Page:Grimm Goblins (1876).djvu/9

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No class of writing can enthral the imagination, enchain the heart, or influence the fancy of a child like Fairy lore. The unbounded popularity of Fairy Tales in all countries is proverbial. This is especially noticeable in the North of Europe and throughout Germany. Hans Christian Andersen, with his immortal "Eventyr" (a word by the way that translated by our English equivalent "Fairy Tales" falls far short of the latitude allowed to the subject), and MM. Grimm with their wendrous Goblin Legends, have flooded the whole of Europe with their marvellous whimsicalities and exquisite subtleties of fancy. They have been translated into most modern languages with increasing success for the advancement of their popularity. And this edition, collated with scrupulous fidelity, and translated with reverent fealty for the purity of the text, will, we trust, advance the fame of the Brothers Grimm in England and place within the reach of every English lover of these bewitching legends the completest copy, at the lowest price, ever yet produced in England.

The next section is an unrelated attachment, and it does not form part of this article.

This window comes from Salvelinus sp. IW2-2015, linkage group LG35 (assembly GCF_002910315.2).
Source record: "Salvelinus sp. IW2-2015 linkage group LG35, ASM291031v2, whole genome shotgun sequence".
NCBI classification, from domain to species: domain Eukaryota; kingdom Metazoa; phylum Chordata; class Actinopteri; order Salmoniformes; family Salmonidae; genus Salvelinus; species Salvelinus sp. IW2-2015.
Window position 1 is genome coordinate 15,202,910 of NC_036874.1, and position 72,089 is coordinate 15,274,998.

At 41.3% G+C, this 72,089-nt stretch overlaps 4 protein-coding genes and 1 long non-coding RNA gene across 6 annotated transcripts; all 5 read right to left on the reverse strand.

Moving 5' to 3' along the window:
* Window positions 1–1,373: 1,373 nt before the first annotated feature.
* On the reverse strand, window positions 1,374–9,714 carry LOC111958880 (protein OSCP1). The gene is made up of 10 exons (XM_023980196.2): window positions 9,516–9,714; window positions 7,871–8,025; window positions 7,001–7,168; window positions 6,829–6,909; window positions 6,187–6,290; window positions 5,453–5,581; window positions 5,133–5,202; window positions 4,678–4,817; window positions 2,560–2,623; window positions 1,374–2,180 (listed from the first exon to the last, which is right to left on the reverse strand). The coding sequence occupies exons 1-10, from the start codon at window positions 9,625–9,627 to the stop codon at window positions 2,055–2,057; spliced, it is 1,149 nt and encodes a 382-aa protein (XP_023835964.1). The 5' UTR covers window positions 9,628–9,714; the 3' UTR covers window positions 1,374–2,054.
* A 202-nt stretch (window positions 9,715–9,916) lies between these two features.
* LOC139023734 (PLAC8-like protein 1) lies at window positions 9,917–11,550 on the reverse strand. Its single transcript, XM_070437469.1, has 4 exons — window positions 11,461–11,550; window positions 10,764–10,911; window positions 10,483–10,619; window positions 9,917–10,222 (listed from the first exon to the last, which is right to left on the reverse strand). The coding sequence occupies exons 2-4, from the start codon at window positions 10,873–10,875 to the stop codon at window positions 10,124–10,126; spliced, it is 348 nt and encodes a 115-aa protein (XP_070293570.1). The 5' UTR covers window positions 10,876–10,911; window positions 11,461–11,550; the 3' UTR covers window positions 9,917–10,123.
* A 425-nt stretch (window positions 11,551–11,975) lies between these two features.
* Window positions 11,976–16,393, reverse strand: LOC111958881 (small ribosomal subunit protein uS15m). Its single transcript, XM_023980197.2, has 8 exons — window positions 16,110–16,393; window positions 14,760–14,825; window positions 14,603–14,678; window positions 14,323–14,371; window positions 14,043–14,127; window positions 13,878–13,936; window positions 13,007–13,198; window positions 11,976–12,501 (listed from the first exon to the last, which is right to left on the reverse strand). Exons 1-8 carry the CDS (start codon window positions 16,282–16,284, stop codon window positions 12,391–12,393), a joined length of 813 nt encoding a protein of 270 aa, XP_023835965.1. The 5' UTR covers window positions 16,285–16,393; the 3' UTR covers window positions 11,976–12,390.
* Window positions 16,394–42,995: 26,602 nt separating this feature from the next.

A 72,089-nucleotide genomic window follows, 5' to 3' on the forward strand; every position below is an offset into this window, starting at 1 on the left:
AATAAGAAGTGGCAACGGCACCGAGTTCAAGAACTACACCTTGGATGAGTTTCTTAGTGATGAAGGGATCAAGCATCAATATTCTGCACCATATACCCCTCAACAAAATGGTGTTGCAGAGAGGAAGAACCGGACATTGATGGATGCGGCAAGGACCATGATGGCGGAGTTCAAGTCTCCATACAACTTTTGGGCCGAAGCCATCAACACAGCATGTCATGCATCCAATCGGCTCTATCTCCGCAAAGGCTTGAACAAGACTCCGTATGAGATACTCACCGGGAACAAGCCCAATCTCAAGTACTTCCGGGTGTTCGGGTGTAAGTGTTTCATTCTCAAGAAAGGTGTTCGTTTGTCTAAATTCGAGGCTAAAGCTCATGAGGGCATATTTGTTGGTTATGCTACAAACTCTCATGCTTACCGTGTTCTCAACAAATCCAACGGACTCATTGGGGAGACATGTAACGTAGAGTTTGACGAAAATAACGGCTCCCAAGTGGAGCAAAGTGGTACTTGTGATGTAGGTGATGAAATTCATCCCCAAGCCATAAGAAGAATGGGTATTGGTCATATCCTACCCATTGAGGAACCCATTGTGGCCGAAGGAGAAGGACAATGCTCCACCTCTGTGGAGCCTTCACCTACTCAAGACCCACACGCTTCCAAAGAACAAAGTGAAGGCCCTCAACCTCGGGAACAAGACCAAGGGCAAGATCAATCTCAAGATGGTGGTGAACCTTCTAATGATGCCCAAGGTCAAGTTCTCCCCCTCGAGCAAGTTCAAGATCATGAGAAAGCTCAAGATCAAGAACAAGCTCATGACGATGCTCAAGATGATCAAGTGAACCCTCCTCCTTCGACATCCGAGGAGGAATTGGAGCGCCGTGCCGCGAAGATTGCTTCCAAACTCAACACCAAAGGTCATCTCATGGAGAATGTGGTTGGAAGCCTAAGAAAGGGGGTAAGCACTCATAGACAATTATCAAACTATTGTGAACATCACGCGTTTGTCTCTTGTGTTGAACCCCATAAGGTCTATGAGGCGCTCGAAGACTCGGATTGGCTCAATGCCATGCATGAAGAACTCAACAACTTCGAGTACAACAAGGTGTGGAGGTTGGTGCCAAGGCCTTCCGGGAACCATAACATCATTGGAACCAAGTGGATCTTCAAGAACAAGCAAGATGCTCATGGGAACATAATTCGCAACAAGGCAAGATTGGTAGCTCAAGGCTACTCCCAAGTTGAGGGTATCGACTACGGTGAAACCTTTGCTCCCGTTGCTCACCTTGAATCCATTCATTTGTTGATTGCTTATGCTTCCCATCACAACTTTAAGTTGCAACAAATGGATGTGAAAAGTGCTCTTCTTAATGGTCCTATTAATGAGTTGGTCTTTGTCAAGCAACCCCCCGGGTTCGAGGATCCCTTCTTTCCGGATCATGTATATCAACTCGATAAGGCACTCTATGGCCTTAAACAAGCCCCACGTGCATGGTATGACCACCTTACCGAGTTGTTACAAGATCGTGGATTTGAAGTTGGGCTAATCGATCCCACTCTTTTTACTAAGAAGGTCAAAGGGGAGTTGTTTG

Child-teaching should be to instruct, as well as to amuse. It should tend to educate the character, while pleasing the fancy, so that the result shall not be ephemeral pleasure, but lasting good. We venture with great diffidence to dissent from the dictum of a great modern writer, who, writing on the influence of Fairy Tales, asserts that "such tales are not a necessary element in the education of the young." Such Fairy tales as these of Grimm's, and those of Andersen's; ever